The Rice Gristmill was built by James Rice (d. 1829) in 1798. The mill originally stood on Lost Creek in what is now Union County several miles to the east (the creek is now part of an embayment along Norris Lake). The mill, which is powered by an overshot wheel-driven turbine, was refurbished and remodeled for various tasks throughout the 19th century. When the Tennessee Valley Authority purchased the Rice property along Lost Creek in 1935, the mill was in the possession of James Rice's great-grandson, Rufus Rice. The CCC and the National Park Service carefully dismantled the mill and reassembled it at its present location.[17]

The Crosby Threshing Barn was built in the 1830s by Caleb Crosby. It was originally situated along the Holston River near Morristown on a farm now submerged under Cherokee Lake. Before their farm was flooded in the 1940s, Bryant and Powell Crosby, grandsons of Caleb, donated the barn to the National Park Service. The barn was dismantled and kept in storage until 1978, when the Park Service donated it to the State of Tennessee. Along with the oxen-driven threshing machine and a mini-museum of 19th and early 20th-century farm tools, the barn houses a section of the massive Tregonia Elm, which was once believed to be the largest elm tree in the United States.[18]

Photo gallery[edit]

References[edit]

  1. ^ Tennessee Valley Authority, The Norris Project (Washington, D.C.: U.S. Government Printing Office, 1940), 53-56.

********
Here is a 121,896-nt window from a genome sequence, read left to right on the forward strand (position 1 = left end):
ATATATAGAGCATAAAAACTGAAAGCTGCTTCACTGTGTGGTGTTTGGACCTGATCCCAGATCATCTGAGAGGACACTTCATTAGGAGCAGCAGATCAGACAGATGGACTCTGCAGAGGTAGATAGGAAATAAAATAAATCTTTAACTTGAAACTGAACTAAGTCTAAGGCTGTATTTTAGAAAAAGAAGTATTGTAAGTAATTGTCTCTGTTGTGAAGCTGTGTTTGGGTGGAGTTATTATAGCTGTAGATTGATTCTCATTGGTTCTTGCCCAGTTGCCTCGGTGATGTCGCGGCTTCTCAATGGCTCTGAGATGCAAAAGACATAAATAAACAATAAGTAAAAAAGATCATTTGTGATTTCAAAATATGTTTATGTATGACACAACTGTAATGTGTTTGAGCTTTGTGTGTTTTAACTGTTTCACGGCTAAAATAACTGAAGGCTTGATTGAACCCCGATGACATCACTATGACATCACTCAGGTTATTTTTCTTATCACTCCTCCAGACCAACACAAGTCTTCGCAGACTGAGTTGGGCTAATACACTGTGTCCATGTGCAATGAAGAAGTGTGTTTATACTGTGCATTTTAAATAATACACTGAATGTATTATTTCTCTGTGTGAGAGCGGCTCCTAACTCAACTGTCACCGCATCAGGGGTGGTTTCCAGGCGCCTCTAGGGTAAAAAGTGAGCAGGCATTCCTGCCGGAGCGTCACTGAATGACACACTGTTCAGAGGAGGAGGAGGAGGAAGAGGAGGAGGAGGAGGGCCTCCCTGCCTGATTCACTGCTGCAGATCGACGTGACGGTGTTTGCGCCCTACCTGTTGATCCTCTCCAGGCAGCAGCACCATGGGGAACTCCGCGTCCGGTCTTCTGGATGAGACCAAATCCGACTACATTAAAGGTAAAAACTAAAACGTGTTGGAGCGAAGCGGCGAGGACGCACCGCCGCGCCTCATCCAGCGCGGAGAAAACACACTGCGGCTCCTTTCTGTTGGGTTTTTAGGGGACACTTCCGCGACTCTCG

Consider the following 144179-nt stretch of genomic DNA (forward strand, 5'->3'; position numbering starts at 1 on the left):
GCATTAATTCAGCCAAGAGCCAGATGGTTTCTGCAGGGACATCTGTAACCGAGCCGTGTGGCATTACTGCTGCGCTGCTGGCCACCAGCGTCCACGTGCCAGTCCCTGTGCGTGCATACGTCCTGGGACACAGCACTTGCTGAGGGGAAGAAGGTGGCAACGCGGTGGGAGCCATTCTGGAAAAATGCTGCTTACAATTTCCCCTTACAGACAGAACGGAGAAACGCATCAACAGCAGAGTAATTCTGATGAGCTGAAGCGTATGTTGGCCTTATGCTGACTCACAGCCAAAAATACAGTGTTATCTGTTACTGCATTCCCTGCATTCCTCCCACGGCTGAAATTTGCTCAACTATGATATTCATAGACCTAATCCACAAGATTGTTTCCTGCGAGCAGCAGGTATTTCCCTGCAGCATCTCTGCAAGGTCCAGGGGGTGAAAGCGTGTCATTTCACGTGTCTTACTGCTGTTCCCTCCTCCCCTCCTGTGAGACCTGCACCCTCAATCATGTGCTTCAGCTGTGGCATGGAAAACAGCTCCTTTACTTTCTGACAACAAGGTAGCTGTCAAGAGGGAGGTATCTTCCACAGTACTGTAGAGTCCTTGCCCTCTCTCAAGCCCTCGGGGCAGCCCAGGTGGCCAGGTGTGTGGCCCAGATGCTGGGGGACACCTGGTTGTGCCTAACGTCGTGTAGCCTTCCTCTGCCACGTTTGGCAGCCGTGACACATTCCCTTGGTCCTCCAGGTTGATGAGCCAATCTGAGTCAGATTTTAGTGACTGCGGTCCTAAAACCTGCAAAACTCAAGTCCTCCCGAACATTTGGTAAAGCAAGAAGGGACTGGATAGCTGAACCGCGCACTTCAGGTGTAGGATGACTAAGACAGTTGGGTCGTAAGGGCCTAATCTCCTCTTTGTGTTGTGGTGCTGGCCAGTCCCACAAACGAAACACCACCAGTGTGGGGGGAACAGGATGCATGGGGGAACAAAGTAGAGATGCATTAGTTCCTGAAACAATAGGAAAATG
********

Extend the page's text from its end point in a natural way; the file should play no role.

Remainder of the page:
2. ^ Tennessee Valley Authority, "Norris Watershed Land Transfer - Draft Environmental Assessment." June 2005. Retrieved: 4 September 2008. (1.35MB .pdf file)
  3. ^ Tennessee Division of Forestry, "Tennessee's State Forests - Chuck Swan State Forest." Retrieved: 4 September 2008.
  4. ^ William Webb, An Archaeological Survey of the Norris Basin in Eastern Tennessee (Smithsonian Institution, Bureau of Ethnology Bulletin 118, 1938), 2.
  5. ^ Webb, 25-30.
  6. ^ Bobby Braly, Michaelyn Harle, Shannon Koerner, "Tennessee Archaeology: A Synthesis - The Middle Mississippian Period." Retrieved: 5 September 2008.
  7. ^ Webb, 366-367.
  8. ^ Webb, 376.
  9. ^ Philip Hamer. Tennessee: A History, 1673-1932 (New York: The American Historical Society, 1933), 62-64.
  10. ^ Katherine Hoskins, Anderson County (Memphis, Tenn.: Memphis State University Press, 1979), 5-7.
  11. ^ The Norris Project, 59-67.
  12. ^ Hoskins, 76.
  13. ^ The Norris Project, 32-33.
  14. ^ Hoskins, 78.
  15. ^ Carroll Van West, "Norris Dam State Park." The Tennessee Encyclopedia of History and Culture, 2002. Retrieved: 6 September 2008.
  16. ^ Doug Mason, "Old Days in ET Reflected in Museum Collections." 1 October 2006. Retrieved: 6 September 2008.
  17. ^ Information obtained from interpretive sign at the Rice Gristmill, September 2008.
  18. ^ Information obtained from interpretive signs at the Crosby Threshing Barn, September 2008.

External links[edit]